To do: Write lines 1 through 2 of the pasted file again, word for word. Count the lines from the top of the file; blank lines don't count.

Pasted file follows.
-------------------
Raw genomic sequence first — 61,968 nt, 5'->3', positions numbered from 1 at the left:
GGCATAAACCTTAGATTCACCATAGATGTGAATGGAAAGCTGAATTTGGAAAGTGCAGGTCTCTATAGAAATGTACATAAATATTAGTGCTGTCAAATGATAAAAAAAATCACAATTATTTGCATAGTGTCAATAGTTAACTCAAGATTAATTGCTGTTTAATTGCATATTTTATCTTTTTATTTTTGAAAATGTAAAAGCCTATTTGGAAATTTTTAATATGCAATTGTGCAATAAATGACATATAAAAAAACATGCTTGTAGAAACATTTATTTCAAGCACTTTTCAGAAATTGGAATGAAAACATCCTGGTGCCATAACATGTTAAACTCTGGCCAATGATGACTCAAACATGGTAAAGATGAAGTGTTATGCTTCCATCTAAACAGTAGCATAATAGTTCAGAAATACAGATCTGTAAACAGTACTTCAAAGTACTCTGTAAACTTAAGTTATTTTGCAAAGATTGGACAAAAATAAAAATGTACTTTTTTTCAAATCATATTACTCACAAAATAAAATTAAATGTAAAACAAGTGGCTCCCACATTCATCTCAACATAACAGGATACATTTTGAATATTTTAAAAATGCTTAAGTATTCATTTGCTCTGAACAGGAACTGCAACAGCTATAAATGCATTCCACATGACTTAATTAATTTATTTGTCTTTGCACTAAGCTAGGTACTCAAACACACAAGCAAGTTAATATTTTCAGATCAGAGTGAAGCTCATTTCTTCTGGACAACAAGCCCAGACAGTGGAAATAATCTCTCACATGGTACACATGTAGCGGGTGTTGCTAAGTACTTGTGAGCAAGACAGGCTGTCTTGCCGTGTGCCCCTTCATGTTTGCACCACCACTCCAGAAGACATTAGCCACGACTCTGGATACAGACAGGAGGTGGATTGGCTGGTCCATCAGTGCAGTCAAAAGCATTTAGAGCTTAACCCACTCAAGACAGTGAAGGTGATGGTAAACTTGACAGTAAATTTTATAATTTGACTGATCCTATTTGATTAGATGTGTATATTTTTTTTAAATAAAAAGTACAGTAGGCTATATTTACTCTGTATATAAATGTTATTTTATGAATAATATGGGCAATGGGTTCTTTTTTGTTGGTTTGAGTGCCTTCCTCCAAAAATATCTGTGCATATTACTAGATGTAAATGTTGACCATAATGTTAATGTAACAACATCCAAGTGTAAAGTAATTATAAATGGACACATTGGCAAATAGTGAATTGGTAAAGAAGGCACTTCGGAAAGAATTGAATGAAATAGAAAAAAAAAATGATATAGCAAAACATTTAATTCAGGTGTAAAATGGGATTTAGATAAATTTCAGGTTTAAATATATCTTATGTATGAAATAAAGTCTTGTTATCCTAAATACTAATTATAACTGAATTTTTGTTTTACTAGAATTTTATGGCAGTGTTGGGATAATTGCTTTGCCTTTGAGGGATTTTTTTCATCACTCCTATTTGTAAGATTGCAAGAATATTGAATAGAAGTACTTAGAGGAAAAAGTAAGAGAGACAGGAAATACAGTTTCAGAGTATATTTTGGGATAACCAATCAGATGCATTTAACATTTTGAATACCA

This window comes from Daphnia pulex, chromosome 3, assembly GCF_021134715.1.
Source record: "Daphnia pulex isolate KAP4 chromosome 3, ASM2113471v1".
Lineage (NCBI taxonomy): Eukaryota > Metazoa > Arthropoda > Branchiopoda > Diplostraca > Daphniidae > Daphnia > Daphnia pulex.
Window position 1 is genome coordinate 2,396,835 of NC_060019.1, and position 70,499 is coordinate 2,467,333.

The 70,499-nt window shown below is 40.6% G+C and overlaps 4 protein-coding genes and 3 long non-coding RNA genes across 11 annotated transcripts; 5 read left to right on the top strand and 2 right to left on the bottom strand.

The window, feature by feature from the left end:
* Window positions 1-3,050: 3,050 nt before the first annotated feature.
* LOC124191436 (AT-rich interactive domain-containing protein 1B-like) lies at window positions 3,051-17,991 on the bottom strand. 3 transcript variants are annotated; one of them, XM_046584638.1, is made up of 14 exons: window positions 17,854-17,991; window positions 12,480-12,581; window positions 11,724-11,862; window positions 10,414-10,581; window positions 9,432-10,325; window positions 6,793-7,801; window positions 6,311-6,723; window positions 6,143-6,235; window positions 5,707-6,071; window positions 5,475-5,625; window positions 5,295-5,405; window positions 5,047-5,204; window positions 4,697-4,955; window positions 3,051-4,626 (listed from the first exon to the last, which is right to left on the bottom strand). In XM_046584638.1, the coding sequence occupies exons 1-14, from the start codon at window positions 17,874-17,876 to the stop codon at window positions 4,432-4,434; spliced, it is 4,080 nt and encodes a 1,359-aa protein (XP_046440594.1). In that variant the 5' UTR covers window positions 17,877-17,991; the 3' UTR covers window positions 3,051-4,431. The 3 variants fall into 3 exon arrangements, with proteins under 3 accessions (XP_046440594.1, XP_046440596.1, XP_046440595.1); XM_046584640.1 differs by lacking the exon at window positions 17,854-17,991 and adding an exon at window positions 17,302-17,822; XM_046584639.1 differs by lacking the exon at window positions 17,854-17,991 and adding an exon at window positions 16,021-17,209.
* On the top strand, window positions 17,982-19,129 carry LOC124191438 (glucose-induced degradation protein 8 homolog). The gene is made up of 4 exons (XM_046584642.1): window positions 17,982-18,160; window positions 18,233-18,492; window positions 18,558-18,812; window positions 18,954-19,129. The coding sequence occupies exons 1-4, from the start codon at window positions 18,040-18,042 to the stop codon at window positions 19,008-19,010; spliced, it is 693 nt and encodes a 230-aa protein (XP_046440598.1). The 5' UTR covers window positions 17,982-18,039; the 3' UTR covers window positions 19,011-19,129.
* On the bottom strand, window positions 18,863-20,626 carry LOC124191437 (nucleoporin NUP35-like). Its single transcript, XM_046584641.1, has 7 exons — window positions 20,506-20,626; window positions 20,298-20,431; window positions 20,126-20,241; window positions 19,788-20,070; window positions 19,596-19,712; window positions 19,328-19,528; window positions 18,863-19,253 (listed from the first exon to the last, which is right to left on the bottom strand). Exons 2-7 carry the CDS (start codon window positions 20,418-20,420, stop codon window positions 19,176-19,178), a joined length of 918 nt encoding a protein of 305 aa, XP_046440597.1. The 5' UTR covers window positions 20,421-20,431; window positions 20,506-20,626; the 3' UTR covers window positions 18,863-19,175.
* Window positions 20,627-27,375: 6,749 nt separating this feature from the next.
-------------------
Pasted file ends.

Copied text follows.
Raw genomic sequence first — 61,968 nt, 5'->3', positions numbered from 1 at the left:
GGCATAAACCTTAGATTCACCATAGATGTGAATGGAAAGCTGAATTTGGAAAGTGCAGGTCTCTATAGAAATGTACATAAATATTAGTGCTGTCAAATGATAAAAAAAATCACAATTATTTGCATAGTGTCAATAGTTAACTCAAGATTAATTGCTGTTTAATTGCATATTTTATCTTTTTATTTTTGAAAATGTAAAAGCCTATTTGGAAATTTTTAATATGCAATTGTGCAATAAATGACATATAAAAAAACATGCTTGTAGAAACATTTATTTCAAGCACTTTTCAGAAATTGGAATGAAAACATCCTGGTGCCATAACATGTTAAACTCTGGCCAATGATGACTCAAACATGGTAAAGATGAAGTGTTATGCTTCCATCTAAACAGTAGCATAATAGTTCAGAAATACAGATCTGTAAACAGTACTTCAAAGTACTCTGTAAACTTAAGTTATTTTGCAAAGATTGGACAAAAATAAAAATGTACTTTTTTTCAAATCATATTACTCACAAAATAAAATTAAATGTAAAACAAGTGGCTCCCACATTCATCTCAACATAACAGGATACATTTTGAATATTTTAAAAATGCTTAAGTATTCATTTGCTCTGAACAGGAACTGCAACAGCTATAAATGCATTCCACATGACTTAATTAATTTATTTGTCTTTGCACTAAGCTAGGTACTCAAACACACAAGCAAGTTAATATTTTCAGATCAGAGTGAAGCTCATTTCTTCTGGACAACAAGCCCAGACAGTGGAAATAATCTCTCACATGGTACACATGTAGCGGGTGTTGCTAAGTACTTGTGAGCAAGACAGGCTGTCTTGCCGTGTGCCCCTTCATGTTTGCACCACCACTCCAGAAGACATTAGCCACGACTCTGGATACAGACAGGAGGTGGATTGGCTGGTCCATCAGTGCAGTCAAAAGCATTTAGAGCTTAACCCACTCAAGACAGTGAAGGTGATGGTAAACTTGACAGTAAATTTTATAATTTGACTGATCCTATTTGATTAGATGTGTATATTTTTTTTAAATAAAAAGTACAGTAGGCTATATTTACTCTGTATATAAATGTTATTTTATGAATAATATGGGCAATGGGTTCTTTTTTGTTGGTTTGAGTGCCTTCCTCCAAAAATATCTGTGCATATTACTAGATGTAAATGTTGACCATAATGTTAATGTAACAACATCCAAGTGTAAAGTAATTATAAATGGACACATTGGCAAATAGTGAATTGGTAAAGAAGGCACTTCGGAAAGAATTGAATGAAATAGAAAAAAAAAATGATATAGCAAAACATTTAATTCAGGTGTAAAATGGGATTTAGATAAATTTCAGGTTTAAATATATCTTATGTATGAAATAAAGTCTTGTTATCCTAAATACTAATTATAACTGAATTTTTGTTTTACTAGAATTTTATGGCAGTGTTGGGATAATTGCTTTGCCTTTGAGGGATTTTTTTCATCACTCCTATTTGTAAGATTGCAAGAATATTGAATAGAAGTACTTAGAGGAAAAAGTAAGAGAGACAGGAAATACAGTTTCAGAGTATATTTTGGGATAACCAATCAGATGCATTTAACATTTTGAATACCA